About Lithium batteries

A typical battery contains three components: The cathode, the anode and the electrolyte. The cathode and the anode are the two electrode terminals (positive and negative) of the battery and they are immersed in the electrolyte.  The chemical reaction between the materials causes electrons to go back and forth between the anode and cathode. Energy generated from these moving electrons begins the work of battery charging and discharging, the rate being restricted by the speed with which these ions move. 


                                                            Lithium Iron Phosphate vs. Lithium Ion Batteries


Lithium Iron Phosphate (LiFePO4) Battery (Rechargeable)

Components: Lithium iron phosphate cathode

How it works: Referred to as the “beltway battery”, lithium iron phosphate particles are coated in a glassy material called lithium pyrophosphate causing the ions to move faster and more easily within the battery utilizing a bypass system that allows the lithium ions to enter and leave the electrodes at a speed great enough to fully charge a battery.

Uses: UPS (power protection/battery back-up system)

Safety, Performance & Durability, Reliability and Cost Effectiveness


  • Newer battery chemistry
  • Safe/nontoxic cathode material
  • Superior thermal and chemical stability/battery remains cool at room temperature 
  • Less sensitive to temperature extremes
  • Good power density (the rate that energy can be drawn from them) than lithium ion - delivers virtually full power until it is discharged
  • Long cycle life
  • More tolerant to full charge conditions and is less stressed than lithium ion systems if kept at a high voltage for a prolonged time
  • Low cost/economical
  • Lightweight, smaller in size than lead acid batteries


  • Low energy density
  • Offer less performance than lithium cobalt type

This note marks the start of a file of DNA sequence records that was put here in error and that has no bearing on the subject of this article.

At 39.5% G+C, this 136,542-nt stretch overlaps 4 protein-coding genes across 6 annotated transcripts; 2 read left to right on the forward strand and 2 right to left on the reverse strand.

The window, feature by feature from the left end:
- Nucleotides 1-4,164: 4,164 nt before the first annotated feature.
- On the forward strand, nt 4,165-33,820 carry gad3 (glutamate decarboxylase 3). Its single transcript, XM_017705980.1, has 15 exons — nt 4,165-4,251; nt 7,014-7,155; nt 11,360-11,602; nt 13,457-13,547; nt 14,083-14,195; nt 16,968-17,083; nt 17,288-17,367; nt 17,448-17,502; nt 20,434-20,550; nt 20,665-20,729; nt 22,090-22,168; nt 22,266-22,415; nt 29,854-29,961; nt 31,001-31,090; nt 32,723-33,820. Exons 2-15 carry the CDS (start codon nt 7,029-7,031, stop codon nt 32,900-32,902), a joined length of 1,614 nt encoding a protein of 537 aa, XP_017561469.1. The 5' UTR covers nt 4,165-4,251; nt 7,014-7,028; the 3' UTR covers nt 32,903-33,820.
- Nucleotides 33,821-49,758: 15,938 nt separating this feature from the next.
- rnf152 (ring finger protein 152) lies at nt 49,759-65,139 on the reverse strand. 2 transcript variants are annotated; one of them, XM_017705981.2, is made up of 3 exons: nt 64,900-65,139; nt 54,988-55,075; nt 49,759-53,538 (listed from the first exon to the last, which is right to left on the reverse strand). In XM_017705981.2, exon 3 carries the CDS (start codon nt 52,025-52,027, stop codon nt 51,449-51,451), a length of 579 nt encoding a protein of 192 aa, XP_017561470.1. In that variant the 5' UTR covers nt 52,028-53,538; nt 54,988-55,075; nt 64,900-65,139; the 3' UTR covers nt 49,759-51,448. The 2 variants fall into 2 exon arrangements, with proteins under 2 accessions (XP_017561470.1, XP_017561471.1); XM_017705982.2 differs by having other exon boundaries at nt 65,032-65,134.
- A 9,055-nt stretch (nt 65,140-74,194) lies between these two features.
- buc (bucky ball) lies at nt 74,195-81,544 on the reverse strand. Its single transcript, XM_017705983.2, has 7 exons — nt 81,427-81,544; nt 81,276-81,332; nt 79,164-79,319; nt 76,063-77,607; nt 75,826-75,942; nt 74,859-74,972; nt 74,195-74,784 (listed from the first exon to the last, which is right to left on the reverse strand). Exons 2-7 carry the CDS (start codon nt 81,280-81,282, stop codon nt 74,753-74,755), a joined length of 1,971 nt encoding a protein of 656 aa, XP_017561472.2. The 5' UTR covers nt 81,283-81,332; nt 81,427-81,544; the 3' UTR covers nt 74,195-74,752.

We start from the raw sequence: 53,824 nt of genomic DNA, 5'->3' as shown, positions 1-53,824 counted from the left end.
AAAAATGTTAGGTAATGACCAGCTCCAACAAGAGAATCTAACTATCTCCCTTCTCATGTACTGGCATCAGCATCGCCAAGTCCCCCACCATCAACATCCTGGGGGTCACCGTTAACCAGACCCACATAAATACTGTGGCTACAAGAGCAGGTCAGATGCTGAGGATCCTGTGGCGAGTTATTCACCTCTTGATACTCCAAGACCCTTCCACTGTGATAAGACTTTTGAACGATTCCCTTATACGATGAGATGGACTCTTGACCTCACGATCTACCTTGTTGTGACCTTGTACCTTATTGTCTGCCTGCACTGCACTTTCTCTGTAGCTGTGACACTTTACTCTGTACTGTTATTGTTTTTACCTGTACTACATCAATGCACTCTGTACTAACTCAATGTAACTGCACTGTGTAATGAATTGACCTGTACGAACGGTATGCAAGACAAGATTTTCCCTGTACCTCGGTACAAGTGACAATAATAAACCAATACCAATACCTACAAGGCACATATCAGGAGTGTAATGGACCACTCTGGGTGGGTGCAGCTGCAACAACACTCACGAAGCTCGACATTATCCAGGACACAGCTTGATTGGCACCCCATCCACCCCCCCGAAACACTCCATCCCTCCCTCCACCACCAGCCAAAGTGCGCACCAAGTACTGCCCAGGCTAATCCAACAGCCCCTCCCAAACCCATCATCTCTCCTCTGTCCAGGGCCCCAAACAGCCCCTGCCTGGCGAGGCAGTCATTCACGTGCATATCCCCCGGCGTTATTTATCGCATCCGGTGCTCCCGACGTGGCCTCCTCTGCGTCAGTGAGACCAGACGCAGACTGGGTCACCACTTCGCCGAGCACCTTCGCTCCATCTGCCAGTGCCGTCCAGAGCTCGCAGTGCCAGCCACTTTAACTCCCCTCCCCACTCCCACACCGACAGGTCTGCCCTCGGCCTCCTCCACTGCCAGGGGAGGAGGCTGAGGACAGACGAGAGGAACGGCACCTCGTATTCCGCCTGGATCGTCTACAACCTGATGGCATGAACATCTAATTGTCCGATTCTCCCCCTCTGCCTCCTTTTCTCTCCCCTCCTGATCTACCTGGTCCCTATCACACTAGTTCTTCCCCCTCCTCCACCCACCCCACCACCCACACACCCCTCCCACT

• Slightly heavier and more bulky than lithium ion batteries 



Lithium Ion (Lithium Cobalt Oxide - LiCoO2) Battery (Rechargeable)

Components: Contains a lithium-based cathode (made from a lithium cobalt dioxide which is hazardous in nature and can cause thermal overrun in some cases), a carbon/graphite anode in a lithium-based solvent acting as the electrolyte.

How it works: As the lithium-ion battery charges and discharges, lithium ions – atoms with a positive charge-rather than electrons, move back and forth between the anode and cathode. Lithium ions move from the negative electrode to the positive electrode during discharge and back when charging.

Uses: Most popular for laptops, cell phones, and other consumer devices/home electronics

Safety, Performance & Durability, Reliability and Cost Effectiveness


  • Low discharge rate in idle state
  • High energy density
  • Lightweight for the amount of energy they store
  • Small in size
  • Low cost
  • Popular for phones, laptop computers, etc.


  • Safety risks (especially when damaged)
  • If a battery cell is charged too quickly, it can cause a short circuit, leading to explosions and fires
  • LiCoO2 is hazardous in nature - contains a flammable electrolyte and heats up faster. 
  • Low thermal stability (thermal runaway)
  • Limited load capabilities
  • Less cycle life